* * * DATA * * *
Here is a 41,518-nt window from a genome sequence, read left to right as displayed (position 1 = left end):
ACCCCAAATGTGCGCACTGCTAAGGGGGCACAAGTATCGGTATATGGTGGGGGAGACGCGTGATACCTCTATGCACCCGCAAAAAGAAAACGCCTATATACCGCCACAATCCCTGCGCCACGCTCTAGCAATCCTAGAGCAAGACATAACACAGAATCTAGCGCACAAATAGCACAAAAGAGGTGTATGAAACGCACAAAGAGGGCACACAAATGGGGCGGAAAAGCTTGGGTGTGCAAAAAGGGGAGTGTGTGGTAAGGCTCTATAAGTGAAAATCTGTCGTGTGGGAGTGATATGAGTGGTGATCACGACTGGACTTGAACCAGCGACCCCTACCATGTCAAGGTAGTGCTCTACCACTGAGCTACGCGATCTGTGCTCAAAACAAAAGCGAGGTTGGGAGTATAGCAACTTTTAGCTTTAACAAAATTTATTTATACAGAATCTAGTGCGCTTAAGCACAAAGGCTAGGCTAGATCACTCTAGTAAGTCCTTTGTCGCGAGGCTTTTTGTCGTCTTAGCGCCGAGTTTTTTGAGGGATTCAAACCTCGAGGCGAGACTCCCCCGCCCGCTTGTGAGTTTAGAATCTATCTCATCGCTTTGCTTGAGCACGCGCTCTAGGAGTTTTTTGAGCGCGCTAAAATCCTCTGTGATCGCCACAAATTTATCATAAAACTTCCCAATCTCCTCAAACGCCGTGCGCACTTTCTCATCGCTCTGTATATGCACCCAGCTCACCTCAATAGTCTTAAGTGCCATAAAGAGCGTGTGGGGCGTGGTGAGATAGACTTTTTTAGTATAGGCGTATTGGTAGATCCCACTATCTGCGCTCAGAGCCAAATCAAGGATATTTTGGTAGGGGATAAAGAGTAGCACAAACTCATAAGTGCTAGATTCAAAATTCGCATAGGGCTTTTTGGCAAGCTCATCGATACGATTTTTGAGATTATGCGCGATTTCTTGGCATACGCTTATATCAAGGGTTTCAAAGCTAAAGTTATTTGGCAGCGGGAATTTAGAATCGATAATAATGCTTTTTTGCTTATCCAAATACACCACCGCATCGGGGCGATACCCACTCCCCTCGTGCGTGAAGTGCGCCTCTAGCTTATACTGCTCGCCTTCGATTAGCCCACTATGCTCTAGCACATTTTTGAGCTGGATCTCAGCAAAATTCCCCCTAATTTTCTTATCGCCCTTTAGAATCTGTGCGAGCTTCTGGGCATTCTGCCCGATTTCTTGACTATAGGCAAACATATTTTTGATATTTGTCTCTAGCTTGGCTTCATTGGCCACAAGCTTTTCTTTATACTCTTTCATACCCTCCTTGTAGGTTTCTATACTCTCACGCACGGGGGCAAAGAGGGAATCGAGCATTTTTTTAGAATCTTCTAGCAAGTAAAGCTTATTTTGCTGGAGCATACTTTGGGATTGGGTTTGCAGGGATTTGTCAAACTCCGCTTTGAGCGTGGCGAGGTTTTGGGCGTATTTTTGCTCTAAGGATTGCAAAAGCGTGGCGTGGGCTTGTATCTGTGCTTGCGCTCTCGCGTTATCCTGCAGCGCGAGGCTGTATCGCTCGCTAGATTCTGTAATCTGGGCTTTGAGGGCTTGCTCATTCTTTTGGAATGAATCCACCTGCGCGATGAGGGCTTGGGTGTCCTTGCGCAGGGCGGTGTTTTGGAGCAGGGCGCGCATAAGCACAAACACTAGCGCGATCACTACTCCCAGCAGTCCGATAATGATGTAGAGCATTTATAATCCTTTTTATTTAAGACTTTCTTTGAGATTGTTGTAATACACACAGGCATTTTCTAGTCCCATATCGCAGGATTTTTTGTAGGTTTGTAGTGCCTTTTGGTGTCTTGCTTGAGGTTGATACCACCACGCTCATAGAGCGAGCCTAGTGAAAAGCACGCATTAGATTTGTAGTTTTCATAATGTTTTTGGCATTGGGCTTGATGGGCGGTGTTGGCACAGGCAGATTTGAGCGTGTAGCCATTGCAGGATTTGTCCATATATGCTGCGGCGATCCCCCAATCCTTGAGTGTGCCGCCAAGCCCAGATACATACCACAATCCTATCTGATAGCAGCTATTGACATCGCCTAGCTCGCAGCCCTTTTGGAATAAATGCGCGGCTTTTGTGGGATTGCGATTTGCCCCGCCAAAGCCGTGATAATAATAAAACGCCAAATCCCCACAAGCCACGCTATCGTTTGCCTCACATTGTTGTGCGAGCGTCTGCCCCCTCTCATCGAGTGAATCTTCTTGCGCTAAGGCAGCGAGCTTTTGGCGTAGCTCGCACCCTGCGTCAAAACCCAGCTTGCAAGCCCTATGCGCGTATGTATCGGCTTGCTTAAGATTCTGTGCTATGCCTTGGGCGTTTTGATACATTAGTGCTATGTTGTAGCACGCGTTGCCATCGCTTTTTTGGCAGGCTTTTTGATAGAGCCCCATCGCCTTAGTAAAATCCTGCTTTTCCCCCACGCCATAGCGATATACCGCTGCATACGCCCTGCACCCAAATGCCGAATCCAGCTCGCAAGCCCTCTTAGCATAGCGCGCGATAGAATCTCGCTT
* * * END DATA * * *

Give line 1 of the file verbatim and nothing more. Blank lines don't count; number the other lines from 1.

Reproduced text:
Here is a 41,518-nt window from a genome sequence, read left to right as displayed (position 1 = left end):